Sandoval Signpost


An independent monthly newspaper serving the community since 1988

Dave Harper

If you lose or find an animal in Placitas area, call the Animal Hotline at 867-6135. The Hotline is a nonprofit service run by Dave and January Harper to help reunite lost and found pets. Placing a Lost or Found in the Animal Hotline is a free service courtesy of the Signpost—we can sometimes even include a photo. Call Dave and January at 867-6135 or 263-2266 and leave a detailed message, or email the Animal Hotline at: (but call, too).


Dog: Chow/lab cross, older female lost from Ranchos de Placitas, on March 3. “Sonya” is a blonde/yellow, 14-year-old, who can’t see well. She was lost from Yucca Lane, not far from Placitas Homesteads. #3968

“If you see me, call Dave.” Reward offered.

Cat: Orange-and-white tabby lost from Ranchos de Placitas, just north of highway 165, at Juniper Road. “Leo” is a male, yellow/orange tabby cat with white chest, nose, and feet. He is an indoor cat (who got out), and he is very new to the area, so please keep your eyes out for him and help him find his way home. Reward offered. #3970 [See photoabove.]


Two dogs: A blonde dog and a black dog seen running loose on Camino de la Buena Vista (a little west of the Village of Placitas and north of Highway 165) on March 23. #3975 & #3976.


Animal News


Lalo’s pet prints:

Lalo loves to receive your pet and animal photos to print in the Signpost.
Email them to “Lalo” at:
Or mail prints to: Signpost, P. O. Box 889 Placitas, NM 87043

“Who’s a pretty boy, Peter?” —Lois Nethery

“Winter dove, 2014” —Michael and Jeremie Sare, La Mesa, Placitas

Orphaned roadrunner chicks—bottle-fed by volunteers from Wildlife Rescue of New Mexico
—Kent Winchester

Wildlife Rescue NM annual volunteer training and open house

—Roberta Beyer

It’s spring and all kinds of wild critters are being born—roadrunners, songbirds, squirrels, and more. Some of them are going to need rescuing and Wildlife Rescue of New Mexico will be the rescuer. Wildlife Rescue, whose mission is to rescue, rehabilitate, and release our wild cousins, enters its busiest season with an annual open house, the only time of the year that it is allowed to give the public a tour of its facilities. In addition, it provides training for people who would like to volunteer to work at the center. Helping more than two thousand injured or orphaned animals each year requires many well-trained volunteers who love animals.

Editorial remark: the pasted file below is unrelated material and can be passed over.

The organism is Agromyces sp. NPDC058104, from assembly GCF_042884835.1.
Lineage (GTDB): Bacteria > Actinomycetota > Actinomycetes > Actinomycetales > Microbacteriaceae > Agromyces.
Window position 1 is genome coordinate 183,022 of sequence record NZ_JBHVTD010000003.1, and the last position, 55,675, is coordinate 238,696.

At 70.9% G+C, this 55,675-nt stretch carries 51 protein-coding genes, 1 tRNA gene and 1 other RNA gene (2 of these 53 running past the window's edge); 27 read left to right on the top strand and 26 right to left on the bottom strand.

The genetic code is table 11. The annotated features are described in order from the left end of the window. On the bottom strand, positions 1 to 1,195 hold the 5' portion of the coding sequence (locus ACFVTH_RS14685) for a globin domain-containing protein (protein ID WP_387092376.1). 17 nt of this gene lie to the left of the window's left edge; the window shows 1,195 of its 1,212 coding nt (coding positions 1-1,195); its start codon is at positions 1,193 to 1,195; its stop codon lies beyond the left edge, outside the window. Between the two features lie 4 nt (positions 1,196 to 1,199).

The Open House is on April 26, from 10 a.m. to 2:00 p.m., at the Center, located at the entrance to the Rio Grande Nature Center, at 2901 Candelaria Road, NW, in Albuquerque. Some of Wildlife Rescue’s educational birds will be there as well.

The volunteer training sessions will be held on April 5 and April 12 at the Center and will cover treating and rescuing birds and mammals. Attendance at both sessions is required before volunteers can begin working at the Center. Sessions run from 9:00 a.m. to 2:00 p.m. An add-on mammal training class will be given on April 12, from 2:30 p.m. to 5:00 p.m. For more information, call the Center at 344-2500 or email:

Wild Horse Film Showcase 2014 explains complex management issues of wild horses

The first annual Wild Horse Film Showcase sponsored by the Cimarron Sky-Dog Reserve will be held in Santa Fe on April 4 and 5.

On April 4, there will be a reception at 5:00 p.m. at the Collected Works Bookstore on Water Street to feature the winners of their Fourth Annual Equine Photo Contest. The film El Caballo will be shown at 6:00 p.m. Wild horses are now protected by federal law, but a debate rages about what the horse’s role in the natural landscape should be. El Caballo documents one of the most complex wildlife management issues today. What should the human relationship with wildlife be, and what constitutes a native species? Where do modern wild horses fit in our view of the natural world? This event is free with limited seating.

On April 5, there will be a consecutive screening of four films—Wild Horses & Renegades, she had some horses, Wild Horse Wild Ride, and Running Wild—at the Palace of the Governors Museum Auditorium on Washington Street, next to the Santa Fe plaza, from 10:00 a.m. to 7:00 p.m. Information about the wild horse issues covered will be available in the lobby outside the auditorium.

Tickets are available through the Lensic box office, although the event is not at the Lensic. It is recommended to buy tickets in advance, as there are only two hundred seats in the auditorium. The cost is five dollars for one movie on April 5.

For further details, visit

Artwork for the birds at Coronado Historic Site

On April 26, from 10:00 to noon, the Friends of Coronado will be welcoming spring with a birdhouse and wind chime workshop open to the public in the Coronado Historic Site Video/Exhibit room. Limited to 15 adult crafters, they will be making miniature Southwestern “adobe”-style birdhouses or wind chimes. The size of the craft is 3.5”x3.5”x2.5”—ideal for hanging outdoors or on a Christmas Tree. The cost is $15 dollars and includes all materials, including, paint, chimes, glue, and tiny ristras. Reservations required: call Pat Harris at 822-8571. For other programs visit their website:

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